100 continue

In Fortran 90 this became the loop we see today:

   do i = 1, 100
      a(i) = real(i)
      b(i) = real(i)**2.0
   end do

In reality such loops are some of the easiest constructs to re-engineer.

 

Re-engineering versus Refactoring

When dealing with legacy software, it is important to understand what can be done with the software. Legacy software often consists of software that has been left to run for a long time without too many inherent changes, the “don’t fix what isn’t broken” strategy. As compilers in languages such as Fortran are backwards compatible, it is often possible to compile and run these old programs. Yet at some point it becomes necessary to deal with the old code. So how to is this achieved? Is the code to be re-engineered or refactored?

Re-engineering means making fundamental changes to the code. Here are three core methods of reengineering:

  1. Porting – programs are modified to work on a new hardware platform.
  2. Translation – programs are translated from legacy language to contemporary one.
  3. Migration – programs are converted from a legacy language to a newer dialect.

In essence this is no different to the work that would be done to an old building. It might be moved in its entirety to a new location, it might be completely rebuilt, or it might be made new, incorporating only the facade of the original building.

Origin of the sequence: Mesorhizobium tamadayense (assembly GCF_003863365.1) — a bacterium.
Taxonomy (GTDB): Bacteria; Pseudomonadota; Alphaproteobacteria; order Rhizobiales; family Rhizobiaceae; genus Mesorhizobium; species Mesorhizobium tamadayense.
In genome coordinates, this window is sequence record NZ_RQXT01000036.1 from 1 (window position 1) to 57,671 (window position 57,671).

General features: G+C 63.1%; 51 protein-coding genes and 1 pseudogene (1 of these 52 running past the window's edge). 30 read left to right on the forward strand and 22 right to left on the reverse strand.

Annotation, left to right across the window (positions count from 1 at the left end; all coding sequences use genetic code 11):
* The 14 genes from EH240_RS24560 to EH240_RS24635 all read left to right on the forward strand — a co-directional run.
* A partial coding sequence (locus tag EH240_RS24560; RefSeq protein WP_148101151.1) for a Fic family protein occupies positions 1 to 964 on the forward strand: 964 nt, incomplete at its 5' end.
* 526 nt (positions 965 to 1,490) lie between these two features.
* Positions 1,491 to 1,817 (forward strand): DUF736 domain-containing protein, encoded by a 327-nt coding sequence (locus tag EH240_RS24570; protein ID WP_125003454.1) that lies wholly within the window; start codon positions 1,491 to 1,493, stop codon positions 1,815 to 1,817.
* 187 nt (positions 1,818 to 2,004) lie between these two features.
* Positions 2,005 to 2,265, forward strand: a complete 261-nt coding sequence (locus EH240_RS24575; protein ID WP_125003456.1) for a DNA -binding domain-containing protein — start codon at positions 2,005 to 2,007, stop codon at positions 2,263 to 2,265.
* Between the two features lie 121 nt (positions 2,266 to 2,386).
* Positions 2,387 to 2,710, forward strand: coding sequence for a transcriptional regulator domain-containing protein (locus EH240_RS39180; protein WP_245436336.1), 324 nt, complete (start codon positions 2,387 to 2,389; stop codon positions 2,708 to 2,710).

Refactoring on the other hand, leaves things more intact. Refactoring involves changing a piece of software in such a manner that the external behaviour of the code remains unchanged, but it’s internal structure and architecture are enhanced. This is akin to modernizing the plumbing and electrical system of an old building. It still functions and looks the same way, but the infrastructure has been improved. Refactoring takes control of decaying code, improving the readability and maintainability of existing code. Refactoring is done to fix short-cuts, eliminate duplication and dead code, and to make the design and logic clear. To make better and clearer use of the programming language. It does not necessarily imply that the code is migrated to a new dialect of the language. Refactoring is often a part of the life-cycle of software, and may not be targeted specifically at legacy code.

Reengineering and refactoring look very similar, and there are likely areas, such as migration, where they overlap. In reality the process of dealing with legacy code often begins with refactoring, and progresses to reengineering. In situations where the code base is too complex, it might be worthwhile trying to improve efficiency first by improving algorithms. If this doesn’t work however, reengineering might be in the cards.

Here’s an example of the possibilities when dealing with a legacy, say Fortran IV, piece of code. The refactoring may involve processes such as:

  1. eliminating equivalence statements: specifies that two or more variables or arrays in a program unit share the same memory.
  2. elimination of common blocks: shared, common storage for Fortran programs prior to F90.
  3. removing dead code: code that is never accessed.

refactorReengDIAG

Reengineering on the other hand could involve a port to a new platform, a translation to C, or a migration to Fortran 95.